July 17, 2009

Faithful Lines / Shirley Vogler Meister

‘Love: anterior to life … posterior to death’

Shirley Vogler MeisterMy 83-year-old mother, Irene Rose, died 13 years ago in January after a lengthy illness.

Because I said “goodbye” many times, I thought I was ready for her death. Not so!

Nothing prepared me for that kind of pain, not even my father’s sudden death at age 49 in July of 1962. When that happened, I also thought no grief could be as heart-wrenching. I was wrong then, too.

With Mom’s death, I felt as though temporal ties with our ancestors were broken. One sobering thought was: I am the next in line.

However, my brother, Michael, a Salvation Army minister, gave an upbeat eulogy at her funeral, reminding us that parental ties are never broken. He said our parents’ virtues and attributes live on through us.

I am the eldest. Then came my siblings: Stanley, Beverley and Michael. Between my birth and my first brother’s birth, my mother suffered a dreadful fall down a flight of stairs and lost a baby.

As was custom then, his tombstone simply says “Baby Vogler.” Later, when my sister and her husband also lost a baby boy, they named him for our father so “Lester Vernon” is on the tombstone.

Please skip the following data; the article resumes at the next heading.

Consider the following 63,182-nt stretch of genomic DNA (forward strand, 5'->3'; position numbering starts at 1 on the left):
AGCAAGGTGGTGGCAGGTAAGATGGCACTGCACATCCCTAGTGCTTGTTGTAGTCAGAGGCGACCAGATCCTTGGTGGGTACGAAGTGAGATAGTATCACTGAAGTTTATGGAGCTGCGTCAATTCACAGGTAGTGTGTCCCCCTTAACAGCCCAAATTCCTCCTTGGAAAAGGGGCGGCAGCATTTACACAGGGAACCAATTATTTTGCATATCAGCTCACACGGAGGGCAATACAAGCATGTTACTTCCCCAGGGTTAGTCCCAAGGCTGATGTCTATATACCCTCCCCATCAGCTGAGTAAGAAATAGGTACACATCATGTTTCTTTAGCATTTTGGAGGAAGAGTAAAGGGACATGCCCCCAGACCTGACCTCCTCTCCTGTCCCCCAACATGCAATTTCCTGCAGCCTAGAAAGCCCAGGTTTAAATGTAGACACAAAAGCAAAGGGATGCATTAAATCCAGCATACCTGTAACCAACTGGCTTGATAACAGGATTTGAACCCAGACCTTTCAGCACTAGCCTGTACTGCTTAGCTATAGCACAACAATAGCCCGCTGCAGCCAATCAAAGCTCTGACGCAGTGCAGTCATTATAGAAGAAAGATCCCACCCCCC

In his eulogy for Mom, my brother, Michael, also shared this, written by Kentucky-born poet and lawyer William Ross Wallace: “The hand that rocks the cradle is the hand that rules the world.”

This was a tribute to Mom as a homemaker in our childhood home. Michael also used the healing touch of humor so family members and friends often laughed through our tears. He quoted Archie Bunker of former TV sitcom fame: “Dying is like being born. It’s God’s business.”

Another Bunkerism from “All in the Family” is: “Everybody’s scared of death until it hits you—and then you don’t give it another thought.”

That’s because, hopefully, the deceased loved one is already in heaven.

Another TV program, a documentary about death, referred to it as “the last frontier.”

If so, then we are all pioneers in a spiritual adventure. My sister, Beverley, claimed that Mom’s transition to heaven must have been happy because a peaceful smile graced her face as she died. Bev kissed Mom and whispered, “Didn’t I tell you it was beautiful?”

A week after Mom’s burial, Bev’s daughter, JoAnne, called to share how she and a nursing colleague at the hospital prayed for solace. Her friend, Terry, recalled Psalm 38:18: “The Lord is near to the broken-hearted and saves the crushed spirit.”

When Terry returned to her patients, one of them asked her to pull the paper sheets off a daily calendar so it would be updated. On that page was Psalm 38:18.

“Such a coincidence,” I exclaimed. My niece said, “We call it a confirmation.”

As poet Emily Dickinson explained, “Love is anterior to life and posterior to death.”

(Shirley Vogler Meister, a member of Christ the King Parish in Indianapolis, is a regular columnist for The Criterion.)

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